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Social Media Spying Continues

US military studied how to influence social media

Following in the aftermath of the Facebook surveillance scandal, it has emerged that the Defense Department has spent millions of dollars into researching social networks, so as to better understand how information is shared and received, focusing on political protests like Occupy and issues regarding the tumultuous Middle Eastern regions.

Twitter users’ activities were monitored and analysed as part of a major project funded by the US military, mimicking Facebook’s ‘emotion experiment’.

The US Department of Defense (known as Darpa) looked into the vast spread of content that arises across popular social media platforms like Pinterest, Kickstarter and Twitter, looking into anything and everything from news of Justin Bieber and Lady Gaga through to more politically charged topics of debate. 

More interestingly though, several of the studies involved messaging unwitting participants so as to track their responses.

Unveiled in 2011, the program aimed to enable a better understanding of how to detect and conduct propaganda campaigns on social media.

Prior to the eruption of the Facebook controversy, the Darpa project managers wisely published a list of their activities. On the webpage where it has published links to the papers, Darpa states that the general goal of the program is “to develop a new science of social networks built on an emerging technology base”. Through the program, Darpa seeks to "develop tools to support the efforts of human operators to counter misinformation or deception campaigns with truthful information."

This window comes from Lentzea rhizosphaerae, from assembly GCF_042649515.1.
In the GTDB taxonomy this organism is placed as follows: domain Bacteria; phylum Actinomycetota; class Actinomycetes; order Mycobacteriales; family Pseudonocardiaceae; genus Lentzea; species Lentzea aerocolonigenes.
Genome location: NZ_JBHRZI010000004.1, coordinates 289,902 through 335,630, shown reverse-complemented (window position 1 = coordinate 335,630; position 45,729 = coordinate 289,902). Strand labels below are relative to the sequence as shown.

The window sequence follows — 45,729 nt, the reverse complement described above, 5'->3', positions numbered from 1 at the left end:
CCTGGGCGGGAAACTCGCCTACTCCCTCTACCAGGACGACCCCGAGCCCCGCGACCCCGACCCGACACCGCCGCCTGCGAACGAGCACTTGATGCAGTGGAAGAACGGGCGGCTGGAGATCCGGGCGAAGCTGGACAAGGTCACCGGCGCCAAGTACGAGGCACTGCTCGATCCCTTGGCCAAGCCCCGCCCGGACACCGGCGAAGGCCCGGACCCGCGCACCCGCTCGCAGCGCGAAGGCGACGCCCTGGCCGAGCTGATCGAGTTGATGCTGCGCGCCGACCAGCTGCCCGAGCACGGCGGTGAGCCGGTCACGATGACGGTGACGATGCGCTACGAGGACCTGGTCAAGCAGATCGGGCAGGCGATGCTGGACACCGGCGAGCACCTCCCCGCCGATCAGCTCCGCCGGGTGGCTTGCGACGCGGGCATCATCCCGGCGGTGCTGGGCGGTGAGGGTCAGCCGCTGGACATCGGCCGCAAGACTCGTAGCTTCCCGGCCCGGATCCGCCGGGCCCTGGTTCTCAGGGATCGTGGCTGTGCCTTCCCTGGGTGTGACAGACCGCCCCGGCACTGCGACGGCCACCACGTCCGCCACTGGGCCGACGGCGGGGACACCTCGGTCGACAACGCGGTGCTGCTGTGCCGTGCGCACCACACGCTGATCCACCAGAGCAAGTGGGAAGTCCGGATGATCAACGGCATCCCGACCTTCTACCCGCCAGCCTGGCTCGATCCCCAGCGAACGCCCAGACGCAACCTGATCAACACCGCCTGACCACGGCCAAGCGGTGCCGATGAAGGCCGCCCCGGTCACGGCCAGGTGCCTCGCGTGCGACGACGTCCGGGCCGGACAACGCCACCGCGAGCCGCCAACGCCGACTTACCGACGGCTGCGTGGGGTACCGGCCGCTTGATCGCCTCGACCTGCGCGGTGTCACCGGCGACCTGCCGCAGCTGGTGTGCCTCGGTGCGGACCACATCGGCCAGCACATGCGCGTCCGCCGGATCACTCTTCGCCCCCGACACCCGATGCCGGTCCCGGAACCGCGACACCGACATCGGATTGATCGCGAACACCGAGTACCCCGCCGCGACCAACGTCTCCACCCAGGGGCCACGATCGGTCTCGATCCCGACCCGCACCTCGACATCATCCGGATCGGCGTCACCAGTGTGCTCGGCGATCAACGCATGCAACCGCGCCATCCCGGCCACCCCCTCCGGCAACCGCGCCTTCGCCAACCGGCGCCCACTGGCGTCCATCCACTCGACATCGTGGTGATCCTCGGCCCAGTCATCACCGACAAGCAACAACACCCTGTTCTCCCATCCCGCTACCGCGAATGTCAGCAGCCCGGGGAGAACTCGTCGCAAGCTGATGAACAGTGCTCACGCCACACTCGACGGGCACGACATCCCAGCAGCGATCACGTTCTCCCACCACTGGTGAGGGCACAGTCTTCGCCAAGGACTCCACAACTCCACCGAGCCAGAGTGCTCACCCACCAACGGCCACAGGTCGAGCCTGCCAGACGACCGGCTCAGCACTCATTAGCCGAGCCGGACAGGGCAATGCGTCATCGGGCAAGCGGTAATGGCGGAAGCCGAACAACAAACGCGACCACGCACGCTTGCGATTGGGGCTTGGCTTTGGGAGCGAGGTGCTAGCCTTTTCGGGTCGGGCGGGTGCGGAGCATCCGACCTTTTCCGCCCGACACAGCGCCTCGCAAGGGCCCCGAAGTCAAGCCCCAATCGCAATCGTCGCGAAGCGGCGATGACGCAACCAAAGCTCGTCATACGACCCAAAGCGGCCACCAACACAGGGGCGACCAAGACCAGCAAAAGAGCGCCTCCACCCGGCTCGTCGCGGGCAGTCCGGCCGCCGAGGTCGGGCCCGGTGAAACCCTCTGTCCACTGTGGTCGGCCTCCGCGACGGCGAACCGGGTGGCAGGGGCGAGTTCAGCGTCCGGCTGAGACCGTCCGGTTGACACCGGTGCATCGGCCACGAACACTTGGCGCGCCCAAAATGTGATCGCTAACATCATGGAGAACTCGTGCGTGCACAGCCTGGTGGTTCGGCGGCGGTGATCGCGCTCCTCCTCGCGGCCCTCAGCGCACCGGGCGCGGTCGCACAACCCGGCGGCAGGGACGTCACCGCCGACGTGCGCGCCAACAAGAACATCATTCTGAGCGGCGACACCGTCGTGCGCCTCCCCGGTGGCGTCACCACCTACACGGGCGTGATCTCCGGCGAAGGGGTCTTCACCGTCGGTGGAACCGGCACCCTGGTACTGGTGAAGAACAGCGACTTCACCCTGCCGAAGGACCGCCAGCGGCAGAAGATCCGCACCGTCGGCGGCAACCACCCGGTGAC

Darpa, established in 1958, is responsible for technological research for the US military. Its notable successes have included Arpanet, the precursor to today's internet. However, thanks to some of its more esoteric projects, which have included thought-controlled robot arms, city-wide surveillance programs and exo-skeletons, the agency has also become the subject of many conspiracy theories, and a staple in programmes like the X-Files.

Recent graduate and now interning as content editor, when she's not writing articles Katie can quite likely be found festival-ing, holiday-ing or reading a book (dedicated English student that she is). Follow her @KatieAtSMF.

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Social Media Spying Continues Reviewed by Anonymous on Monday, July 14, 2014 Rating: 5
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